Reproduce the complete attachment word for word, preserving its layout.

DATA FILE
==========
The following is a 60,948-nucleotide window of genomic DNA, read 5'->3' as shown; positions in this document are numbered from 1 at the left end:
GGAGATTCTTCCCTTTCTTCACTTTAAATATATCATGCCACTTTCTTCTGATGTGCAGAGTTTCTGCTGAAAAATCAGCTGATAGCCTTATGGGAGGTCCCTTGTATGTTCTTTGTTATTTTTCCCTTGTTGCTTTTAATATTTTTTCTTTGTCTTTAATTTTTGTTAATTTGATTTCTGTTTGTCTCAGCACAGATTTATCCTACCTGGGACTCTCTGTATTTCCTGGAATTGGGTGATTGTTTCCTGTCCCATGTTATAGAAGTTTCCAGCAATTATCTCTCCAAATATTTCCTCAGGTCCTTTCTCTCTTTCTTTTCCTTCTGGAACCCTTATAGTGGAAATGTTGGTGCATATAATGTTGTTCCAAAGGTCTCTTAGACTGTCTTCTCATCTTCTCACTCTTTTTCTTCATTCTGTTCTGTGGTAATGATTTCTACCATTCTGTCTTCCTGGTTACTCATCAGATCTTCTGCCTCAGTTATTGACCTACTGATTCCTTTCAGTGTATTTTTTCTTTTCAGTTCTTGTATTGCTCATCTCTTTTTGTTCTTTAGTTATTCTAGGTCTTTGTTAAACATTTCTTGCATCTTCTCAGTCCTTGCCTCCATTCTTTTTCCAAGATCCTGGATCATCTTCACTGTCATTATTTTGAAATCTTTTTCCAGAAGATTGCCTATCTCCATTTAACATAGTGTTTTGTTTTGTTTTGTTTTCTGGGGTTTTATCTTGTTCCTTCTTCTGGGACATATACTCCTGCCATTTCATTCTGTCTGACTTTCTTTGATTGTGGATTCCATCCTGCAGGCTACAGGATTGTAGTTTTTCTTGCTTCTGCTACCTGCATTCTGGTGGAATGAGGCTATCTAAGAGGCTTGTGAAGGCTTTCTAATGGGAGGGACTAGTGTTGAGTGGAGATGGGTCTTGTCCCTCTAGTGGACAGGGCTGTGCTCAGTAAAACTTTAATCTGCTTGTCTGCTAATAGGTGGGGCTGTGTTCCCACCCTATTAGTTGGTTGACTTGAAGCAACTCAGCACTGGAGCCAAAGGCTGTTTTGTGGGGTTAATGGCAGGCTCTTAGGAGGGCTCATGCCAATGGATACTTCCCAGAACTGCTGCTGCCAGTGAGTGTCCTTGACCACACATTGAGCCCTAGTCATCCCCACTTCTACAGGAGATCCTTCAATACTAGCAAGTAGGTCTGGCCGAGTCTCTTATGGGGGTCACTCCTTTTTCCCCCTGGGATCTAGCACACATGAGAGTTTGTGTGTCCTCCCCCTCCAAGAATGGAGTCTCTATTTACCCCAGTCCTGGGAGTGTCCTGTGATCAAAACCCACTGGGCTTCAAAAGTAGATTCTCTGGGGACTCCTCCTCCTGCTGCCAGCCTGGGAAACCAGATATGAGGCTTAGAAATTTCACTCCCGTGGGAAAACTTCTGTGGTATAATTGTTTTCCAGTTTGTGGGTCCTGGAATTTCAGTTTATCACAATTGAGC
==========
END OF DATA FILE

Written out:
The following is a 60,948-nucleotide window of genomic DNA, read 5'->3' as shown; positions in this document are numbered from 1 at the left end:
GGAGATTCTTCCCTTTCTTCACTTTAAATATATCATGCCACTTTCTTCTGATGTGCAGAGTTTCTGCTGAAAAATCAGCTGATAGCCTTATGGGAGGTCCCTTGTATGTTCTTTGTTATTTTTCCCTTGTTGCTTTTAATATTTTTTCTTTGTCTTTAATTTTTGTTAATTTGATTTCTGTTTGTCTCAGCACAGATTTATCCTACCTGGGACTCTCTGTATTTCCTGGAATTGGGTGATTGTTTCCTGTCCCATGTTATAGAAGTTTCCAGCAATTATCTCTCCAAATATTTCCTCAGGTCCTTTCTCTCTTTCTTTTCCTTCTGGAACCCTTATAGTGGAAATGTTGGTGCATATAATGTTGTTCCAAAGGTCTCTTAGACTGTCTTCTCATCTTCTCACTCTTTTTCTTCATTCTGTTCTGTGGTAATGATTTCTACCATTCTGTCTTCCTGGTTACTCATCAGATCTTCTGCCTCAGTTATTGACCTACTGATTCCTTTCAGTGTATTTTTTCTTTTCAGTTCTTGTATTGCTCATCTCTTTTTGTTCTTTAGTTATTCTAGGTCTTTGTTAAACATTTCTTGCATCTTCTCAGTCCTTGCCTCCATTCTTTTTCCAAGATCCTGGATCATCTTCACTGTCATTATTTTGAAATCTTTTTCCAGAAGATTGCCTATCTCCATTTAACATAGTGTTTTGTTTTGTTTTGTTTTCTGGGGTTTTATCTTGTTCCTTCTTCTGGGACATATACTCCTGCCATTTCATTCTGTCTGACTTTCTTTGATTGTGGATTCCATCCTGCAGGCTACAGGATTGTAGTTTTTCTTGCTTCTGCTACCTGCATTCTGGTGGAATGAGGCTATCTAAGAGGCTTGTGAAGGCTTTCTAATGGGAGGGACTAGTGTTGAGTGGAGATGGGTCTTGTCCCTCTAGTGGACAGGGCTGTGCTCAGTAAAACTTTAATCTGCTTGTCTGCTAATAGGTGGGGCTGTGTTCCCACCCTATTAGTTGGTTGACTTGAAGCAACTCAGCACTGGAGCCAAAGGCTGTTTTGTGGGGTTAATGGCAGGCTCTTAGGAGGGCTCATGCCAATGGATACTTCCCAGAACTGCTGCTGCCAGTGAGTGTCCTTGACCACACATTGAGCCCTAGTCATCCCCACTTCTACAGGAGATCCTTCAATACTAGCAAGTAGGTCTGGCCGAGTCTCTTATGGGGGTCACTCCTTTTTCCCCCTGGGATCTAGCACACATGAGAGTTTGTGTGTCCTCCCCCTCCAAGAATGGAGTCTCTATTTACCCCAGTCCTGGGAGTGTCCTGTGATCAAAACCCACTGGGCTTCAAAAGTAGATTCTCTGGGGACTCCTCCTCCTGCTGCCAGCCTGGGAAACCAGATATGAGGCTTAGAAATTTCACTCCCGTGGGAAAACTTCTGTGGTATAATTGTTTTCCAGTTTGTGGGTCCTGGAATTTCAGTTTATCACAATTGAGC